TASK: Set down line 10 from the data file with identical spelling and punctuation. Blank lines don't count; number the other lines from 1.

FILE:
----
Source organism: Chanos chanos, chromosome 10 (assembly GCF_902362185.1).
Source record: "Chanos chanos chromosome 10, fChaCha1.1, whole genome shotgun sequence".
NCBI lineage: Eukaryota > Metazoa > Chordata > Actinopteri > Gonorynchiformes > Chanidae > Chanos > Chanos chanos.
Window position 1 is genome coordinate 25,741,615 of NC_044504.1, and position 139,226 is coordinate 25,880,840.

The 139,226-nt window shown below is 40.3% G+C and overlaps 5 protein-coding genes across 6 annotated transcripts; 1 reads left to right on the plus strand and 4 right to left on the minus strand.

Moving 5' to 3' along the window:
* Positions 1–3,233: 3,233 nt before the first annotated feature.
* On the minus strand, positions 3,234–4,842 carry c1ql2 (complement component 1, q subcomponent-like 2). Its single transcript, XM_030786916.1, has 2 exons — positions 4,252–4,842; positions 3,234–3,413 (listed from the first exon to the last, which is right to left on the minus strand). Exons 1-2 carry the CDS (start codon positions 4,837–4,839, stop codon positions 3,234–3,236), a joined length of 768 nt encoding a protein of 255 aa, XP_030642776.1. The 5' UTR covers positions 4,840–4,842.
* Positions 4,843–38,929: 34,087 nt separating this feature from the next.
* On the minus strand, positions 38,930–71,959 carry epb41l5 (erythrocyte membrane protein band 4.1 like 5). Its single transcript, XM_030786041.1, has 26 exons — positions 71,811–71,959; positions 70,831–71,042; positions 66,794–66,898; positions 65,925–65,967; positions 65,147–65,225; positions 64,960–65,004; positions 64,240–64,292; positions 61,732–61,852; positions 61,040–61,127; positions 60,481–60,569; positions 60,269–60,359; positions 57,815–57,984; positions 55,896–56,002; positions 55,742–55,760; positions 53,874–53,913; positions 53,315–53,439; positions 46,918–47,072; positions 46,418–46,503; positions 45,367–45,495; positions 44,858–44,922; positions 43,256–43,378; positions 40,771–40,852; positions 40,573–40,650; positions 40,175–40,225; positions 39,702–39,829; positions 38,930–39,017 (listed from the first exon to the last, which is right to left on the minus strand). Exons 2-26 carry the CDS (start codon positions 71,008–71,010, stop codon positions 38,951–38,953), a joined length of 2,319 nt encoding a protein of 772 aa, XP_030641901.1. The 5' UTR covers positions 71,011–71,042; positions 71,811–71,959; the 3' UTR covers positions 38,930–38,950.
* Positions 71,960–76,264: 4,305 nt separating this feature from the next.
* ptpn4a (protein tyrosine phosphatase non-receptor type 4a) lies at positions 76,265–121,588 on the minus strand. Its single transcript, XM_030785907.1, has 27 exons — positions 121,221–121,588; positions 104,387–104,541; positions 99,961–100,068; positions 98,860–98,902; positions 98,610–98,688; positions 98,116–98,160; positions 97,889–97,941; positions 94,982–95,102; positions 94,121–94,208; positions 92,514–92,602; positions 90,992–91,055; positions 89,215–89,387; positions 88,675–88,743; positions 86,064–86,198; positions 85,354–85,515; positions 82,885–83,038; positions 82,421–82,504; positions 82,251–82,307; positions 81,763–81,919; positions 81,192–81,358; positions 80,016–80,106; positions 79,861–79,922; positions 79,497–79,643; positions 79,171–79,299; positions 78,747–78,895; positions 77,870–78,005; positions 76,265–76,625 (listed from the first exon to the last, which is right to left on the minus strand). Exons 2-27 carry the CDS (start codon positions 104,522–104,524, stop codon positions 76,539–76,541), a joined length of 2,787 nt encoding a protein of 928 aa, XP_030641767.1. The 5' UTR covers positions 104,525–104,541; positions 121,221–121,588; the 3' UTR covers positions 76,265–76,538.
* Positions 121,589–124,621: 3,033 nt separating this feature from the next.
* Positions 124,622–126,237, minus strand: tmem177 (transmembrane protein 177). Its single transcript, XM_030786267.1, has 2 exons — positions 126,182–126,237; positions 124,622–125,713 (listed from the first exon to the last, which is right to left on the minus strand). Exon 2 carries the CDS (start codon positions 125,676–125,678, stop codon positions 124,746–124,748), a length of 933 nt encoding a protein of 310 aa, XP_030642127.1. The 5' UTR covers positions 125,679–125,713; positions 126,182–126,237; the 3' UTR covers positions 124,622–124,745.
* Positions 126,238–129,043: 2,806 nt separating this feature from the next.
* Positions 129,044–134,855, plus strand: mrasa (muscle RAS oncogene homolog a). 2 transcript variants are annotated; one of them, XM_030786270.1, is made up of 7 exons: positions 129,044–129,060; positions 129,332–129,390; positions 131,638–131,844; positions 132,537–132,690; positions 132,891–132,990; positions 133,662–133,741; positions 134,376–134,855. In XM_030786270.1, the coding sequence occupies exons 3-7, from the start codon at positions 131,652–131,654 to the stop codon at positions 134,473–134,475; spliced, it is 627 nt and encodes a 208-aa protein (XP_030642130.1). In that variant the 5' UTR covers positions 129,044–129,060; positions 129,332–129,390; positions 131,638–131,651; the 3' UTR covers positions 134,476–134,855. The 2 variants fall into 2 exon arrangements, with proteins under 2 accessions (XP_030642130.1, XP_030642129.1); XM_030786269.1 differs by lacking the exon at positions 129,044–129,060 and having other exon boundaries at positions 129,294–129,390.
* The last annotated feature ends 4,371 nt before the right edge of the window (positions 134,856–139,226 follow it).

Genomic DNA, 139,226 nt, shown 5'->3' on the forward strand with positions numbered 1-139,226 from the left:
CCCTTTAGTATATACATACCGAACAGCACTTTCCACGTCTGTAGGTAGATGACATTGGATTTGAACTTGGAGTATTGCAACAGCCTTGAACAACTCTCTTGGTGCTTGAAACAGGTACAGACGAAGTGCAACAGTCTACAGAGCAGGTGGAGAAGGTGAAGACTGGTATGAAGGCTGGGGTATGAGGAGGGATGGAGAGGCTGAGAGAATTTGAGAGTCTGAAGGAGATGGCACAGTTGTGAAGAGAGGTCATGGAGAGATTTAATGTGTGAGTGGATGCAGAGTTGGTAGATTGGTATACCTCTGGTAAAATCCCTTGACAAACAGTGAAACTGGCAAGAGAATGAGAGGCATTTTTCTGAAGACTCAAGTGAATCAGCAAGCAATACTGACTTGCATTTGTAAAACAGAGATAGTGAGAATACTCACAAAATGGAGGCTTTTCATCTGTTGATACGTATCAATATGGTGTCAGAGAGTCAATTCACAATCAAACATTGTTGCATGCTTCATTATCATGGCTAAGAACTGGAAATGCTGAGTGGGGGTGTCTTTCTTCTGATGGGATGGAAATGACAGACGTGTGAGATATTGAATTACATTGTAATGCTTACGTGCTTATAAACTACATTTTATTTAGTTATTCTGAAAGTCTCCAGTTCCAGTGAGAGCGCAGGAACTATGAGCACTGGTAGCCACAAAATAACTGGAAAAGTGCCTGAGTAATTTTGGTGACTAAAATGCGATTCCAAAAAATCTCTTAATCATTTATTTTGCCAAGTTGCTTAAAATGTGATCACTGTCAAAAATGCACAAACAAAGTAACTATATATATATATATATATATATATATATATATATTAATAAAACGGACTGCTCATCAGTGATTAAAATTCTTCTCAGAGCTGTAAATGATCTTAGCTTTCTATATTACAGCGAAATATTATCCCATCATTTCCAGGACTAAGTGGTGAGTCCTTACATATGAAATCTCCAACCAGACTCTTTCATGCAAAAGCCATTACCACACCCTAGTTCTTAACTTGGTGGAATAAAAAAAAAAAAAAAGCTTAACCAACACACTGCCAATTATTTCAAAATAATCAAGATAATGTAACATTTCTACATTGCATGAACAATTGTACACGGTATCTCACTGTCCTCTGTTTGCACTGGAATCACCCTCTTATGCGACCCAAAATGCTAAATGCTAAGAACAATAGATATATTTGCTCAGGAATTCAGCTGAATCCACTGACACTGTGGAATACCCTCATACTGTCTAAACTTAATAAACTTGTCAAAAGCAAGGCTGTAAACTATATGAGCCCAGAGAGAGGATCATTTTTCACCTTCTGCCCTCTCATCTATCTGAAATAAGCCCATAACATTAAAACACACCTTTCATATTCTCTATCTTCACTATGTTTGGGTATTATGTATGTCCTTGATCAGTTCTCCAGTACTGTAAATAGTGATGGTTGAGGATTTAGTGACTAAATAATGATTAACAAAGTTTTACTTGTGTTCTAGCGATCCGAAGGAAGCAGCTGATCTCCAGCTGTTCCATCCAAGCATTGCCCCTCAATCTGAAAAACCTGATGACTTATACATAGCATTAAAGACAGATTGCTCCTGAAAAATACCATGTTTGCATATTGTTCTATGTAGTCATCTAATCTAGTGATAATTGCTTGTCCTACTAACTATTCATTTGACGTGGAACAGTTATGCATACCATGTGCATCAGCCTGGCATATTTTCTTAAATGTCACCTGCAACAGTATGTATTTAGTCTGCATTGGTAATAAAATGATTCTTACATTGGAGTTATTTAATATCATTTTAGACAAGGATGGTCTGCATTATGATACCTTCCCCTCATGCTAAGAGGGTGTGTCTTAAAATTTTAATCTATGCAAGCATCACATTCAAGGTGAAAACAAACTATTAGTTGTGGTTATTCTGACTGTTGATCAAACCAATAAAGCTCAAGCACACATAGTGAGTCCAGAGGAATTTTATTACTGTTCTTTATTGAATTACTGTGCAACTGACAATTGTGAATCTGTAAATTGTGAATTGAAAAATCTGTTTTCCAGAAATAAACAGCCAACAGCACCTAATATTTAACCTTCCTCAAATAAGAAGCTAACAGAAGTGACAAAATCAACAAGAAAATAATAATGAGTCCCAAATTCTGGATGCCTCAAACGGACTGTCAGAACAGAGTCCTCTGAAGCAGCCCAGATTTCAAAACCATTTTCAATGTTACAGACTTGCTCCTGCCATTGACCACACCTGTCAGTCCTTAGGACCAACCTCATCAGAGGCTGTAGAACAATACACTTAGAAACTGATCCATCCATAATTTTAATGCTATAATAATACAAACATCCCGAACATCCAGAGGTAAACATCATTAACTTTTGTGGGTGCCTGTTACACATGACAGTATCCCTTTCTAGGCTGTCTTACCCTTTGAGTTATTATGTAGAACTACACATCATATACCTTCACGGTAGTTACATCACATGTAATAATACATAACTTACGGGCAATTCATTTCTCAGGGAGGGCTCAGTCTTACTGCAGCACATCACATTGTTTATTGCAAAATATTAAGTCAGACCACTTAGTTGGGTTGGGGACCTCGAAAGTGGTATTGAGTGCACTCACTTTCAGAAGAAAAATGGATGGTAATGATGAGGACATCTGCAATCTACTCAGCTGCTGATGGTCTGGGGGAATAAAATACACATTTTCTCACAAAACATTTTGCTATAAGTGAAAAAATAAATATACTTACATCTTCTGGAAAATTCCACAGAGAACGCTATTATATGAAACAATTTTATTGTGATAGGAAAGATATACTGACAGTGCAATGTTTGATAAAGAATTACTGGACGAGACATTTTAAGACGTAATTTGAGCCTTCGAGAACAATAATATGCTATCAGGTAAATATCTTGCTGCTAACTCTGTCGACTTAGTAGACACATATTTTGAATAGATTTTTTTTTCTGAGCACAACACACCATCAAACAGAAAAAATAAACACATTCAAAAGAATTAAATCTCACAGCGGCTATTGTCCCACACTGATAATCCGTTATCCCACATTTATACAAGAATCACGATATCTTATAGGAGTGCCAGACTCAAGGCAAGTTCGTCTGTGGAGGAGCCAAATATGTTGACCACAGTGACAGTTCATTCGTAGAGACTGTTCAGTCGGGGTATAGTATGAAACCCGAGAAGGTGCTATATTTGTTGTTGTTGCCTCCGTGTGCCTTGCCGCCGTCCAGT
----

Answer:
* On the minus strand, positions 38,930–71,959 carry epb41l5 (erythrocyte membrane protein band 4.1 like 5). Its single transcript, XM_030786041.1, has 26 exons — positions 71,811–71,959; positions 70,831–71,042; positions 66,794–66,898; positions 65,925–65,967; positions 65,147–65,225; positions 64,960–65,004; positions 64,240–64,292; positions 61,732–61,852; positions 61,040–61,127; positions 60,481–60,569; positions 60,269–60,359; positions 57,815–57,984; positions 55,896–56,002; positions 55,742–55,760; positions 53,874–53,913; positions 53,315–53,439; positions 46,918–47,072; positions 46,418–46,503; positions 45,367–45,495; positions 44,858–44,922; positions 43,256–43,378; positions 40,771–40,852; positions 40,573–40,650; positions 40,175–40,225; positions 39,702–39,829; positions 38,930–39,017 (listed from the first exon to the last, which is right to left on the minus strand). Exons 2-26 carry the CDS (start codon positions 71,008–71,010, stop codon positions 38,951–38,953), a joined length of 2,319 nt encoding a protein of 772 aa, XP_030641901.1. The 5' UTR covers positions 71,011–71,042; positions 71,811–71,959; the 3' UTR covers positions 38,930–38,950.